In many ways, the Butler County Donut Trail is a perfect setup. For the locals, the donut shops can be tackled over time, based on your travels during a particular weekend. But unlike, say, an adult beverage-based trail, an individual in town for a weekend could easily knock off the trail in a day with some strategic planning. The trail even works better for those in groups, as it allows you to sample more donuts from the various shops during a particular day or weekend before the onset of the eventual sugar coma.

The Visitors Bureau picked out five shops for our exploration, and each shop we visited brought something appealing to the display case that my spouse and I could appreciate. Do you want a bit of a show for your kids? Then Cincinnati-based Holtman's Donuts is right up your alley. Their sleek West Chester location, opened in 2017, is their first Butler County outlet for this nearly 60-year-old donut maker. The kid-appeal factor is especially high here, with eye-catching donuts (like their Unicorn) and a kitchen area where you can see the bakers do their thing; the setup reminded me quite a bit of Columbus's Fox in the Snow Bakery in Italian Village.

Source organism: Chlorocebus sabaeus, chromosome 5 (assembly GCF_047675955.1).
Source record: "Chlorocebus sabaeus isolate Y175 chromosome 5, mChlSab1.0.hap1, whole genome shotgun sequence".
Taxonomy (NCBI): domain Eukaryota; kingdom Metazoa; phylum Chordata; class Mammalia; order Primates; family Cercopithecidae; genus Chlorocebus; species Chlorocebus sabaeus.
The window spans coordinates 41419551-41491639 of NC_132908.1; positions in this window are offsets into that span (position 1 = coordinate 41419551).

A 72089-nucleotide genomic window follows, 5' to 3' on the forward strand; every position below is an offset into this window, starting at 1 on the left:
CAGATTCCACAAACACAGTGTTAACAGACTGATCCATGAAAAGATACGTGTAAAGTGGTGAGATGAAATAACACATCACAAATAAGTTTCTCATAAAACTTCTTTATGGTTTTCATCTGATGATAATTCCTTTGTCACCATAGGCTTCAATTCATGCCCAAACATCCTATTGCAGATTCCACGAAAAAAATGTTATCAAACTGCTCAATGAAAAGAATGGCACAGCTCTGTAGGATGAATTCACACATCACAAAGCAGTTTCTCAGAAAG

Meanwhile, Stan the Donut Man (again in West Chester) and The Donut Spot (in Fairfield) offer up more of a down home, old-school experience similar to Columbus places we're familiar with like Westerville's Schneider's Bakery, Honey Dip Donuts in the Northwest, or Eastside's Resch's Bakery.  These shops are also similar to the places my Dad would visit to pick up a couple dozen sugary wheels that would be eagerly devoured by all lucky enough to be visiting that day.